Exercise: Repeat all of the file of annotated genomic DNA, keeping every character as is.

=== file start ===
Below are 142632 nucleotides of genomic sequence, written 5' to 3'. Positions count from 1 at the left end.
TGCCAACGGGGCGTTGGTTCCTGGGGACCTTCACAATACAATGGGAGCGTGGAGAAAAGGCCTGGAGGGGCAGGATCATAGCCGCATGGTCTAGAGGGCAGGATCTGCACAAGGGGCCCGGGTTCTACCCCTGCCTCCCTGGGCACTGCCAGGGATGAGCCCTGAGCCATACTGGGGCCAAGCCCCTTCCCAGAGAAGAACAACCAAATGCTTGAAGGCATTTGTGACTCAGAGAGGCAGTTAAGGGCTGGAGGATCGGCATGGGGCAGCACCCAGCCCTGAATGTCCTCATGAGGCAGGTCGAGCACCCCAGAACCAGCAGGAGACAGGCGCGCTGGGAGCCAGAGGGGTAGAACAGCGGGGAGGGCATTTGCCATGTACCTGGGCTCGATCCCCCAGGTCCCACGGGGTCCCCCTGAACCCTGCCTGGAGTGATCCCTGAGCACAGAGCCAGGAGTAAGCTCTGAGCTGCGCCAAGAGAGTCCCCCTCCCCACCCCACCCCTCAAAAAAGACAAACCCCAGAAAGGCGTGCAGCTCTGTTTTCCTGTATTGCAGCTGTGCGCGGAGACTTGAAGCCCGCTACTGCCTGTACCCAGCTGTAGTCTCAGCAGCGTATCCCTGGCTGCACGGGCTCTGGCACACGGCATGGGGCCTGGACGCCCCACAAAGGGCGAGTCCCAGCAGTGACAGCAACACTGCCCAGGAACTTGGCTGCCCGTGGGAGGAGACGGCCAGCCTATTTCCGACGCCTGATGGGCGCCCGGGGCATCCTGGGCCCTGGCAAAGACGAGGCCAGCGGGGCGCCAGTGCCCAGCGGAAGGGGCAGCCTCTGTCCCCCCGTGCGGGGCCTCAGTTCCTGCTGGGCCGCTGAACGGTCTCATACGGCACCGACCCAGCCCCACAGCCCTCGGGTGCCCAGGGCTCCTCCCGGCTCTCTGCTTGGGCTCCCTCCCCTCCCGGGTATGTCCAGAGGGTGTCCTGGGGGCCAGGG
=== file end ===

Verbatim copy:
Below are 142632 nucleotides of genomic sequence, written 5' to 3'. Positions count from 1 at the left end.
TGCCAACGGGGCGTTGGTTCCTGGGGACCTTCACAATACAATGGGAGCGTGGAGAAAAGGCCTGGAGGGGCAGGATCATAGCCGCATGGTCTAGAGGGCAGGATCTGCACAAGGGGCCCGGGTTCTACCCCTGCCTCCCTGGGCACTGCCAGGGATGAGCCCTGAGCCATACTGGGGCCAAGCCCCTTCCCAGAGAAGAACAACCAAATGCTTGAAGGCATTTGTGACTCAGAGAGGCAGTTAAGGGCTGGAGGATCGGCATGGGGCAGCACCCAGCCCTGAATGTCCTCATGAGGCAGGTCGAGCACCCCAGAACCAGCAGGAGACAGGCGCGCTGGGAGCCAGAGGGGTAGAACAGCGGGGAGGGCATTTGCCATGTACCTGGGCTCGATCCCCCAGGTCCCACGGGGTCCCCCTGAACCCTGCCTGGAGTGATCCCTGAGCACAGAGCCAGGAGTAAGCTCTGAGCTGCGCCAAGAGAGTCCCCCTCCCCACCCCACCCCTCAAAAAAGACAAACCCCAGAAAGGCGTGCAGCTCTGTTTTCCTGTATTGCAGCTGTGCGCGGAGACTTGAAGCCCGCTACTGCCTGTACCCAGCTGTAGTCTCAGCAGCGTATCCCTGGCTGCACGGGCTCTGGCACACGGCATGGGGCCTGGACGCCCCACAAAGGGCGAGTCCCAGCAGTGACAGCAACACTGCCCAGGAACTTGGCTGCCCGTGGGAGGAGACGGCCAGCCTATTTCCGACGCCTGATGGGCGCCCGGGGCATCCTGGGCCCTGGCAAAGACGAGGCCAGCGGGGCGCCAGTGCCCAGCGGAAGGGGCAGCCTCTGTCCCCCCGTGCGGGGCCTCAGTTCCTGCTGGGCCGCTGAACGGTCTCATACGGCACCGACCCAGCCCCACAGCCCTCGGGTGCCCAGGGCTCCTCCCGGCTCTCTGCTTGGGCTCCCTCCCCTCCCGGGTATGTCCAGAGGGTGTCCTGGGGGCCAGGG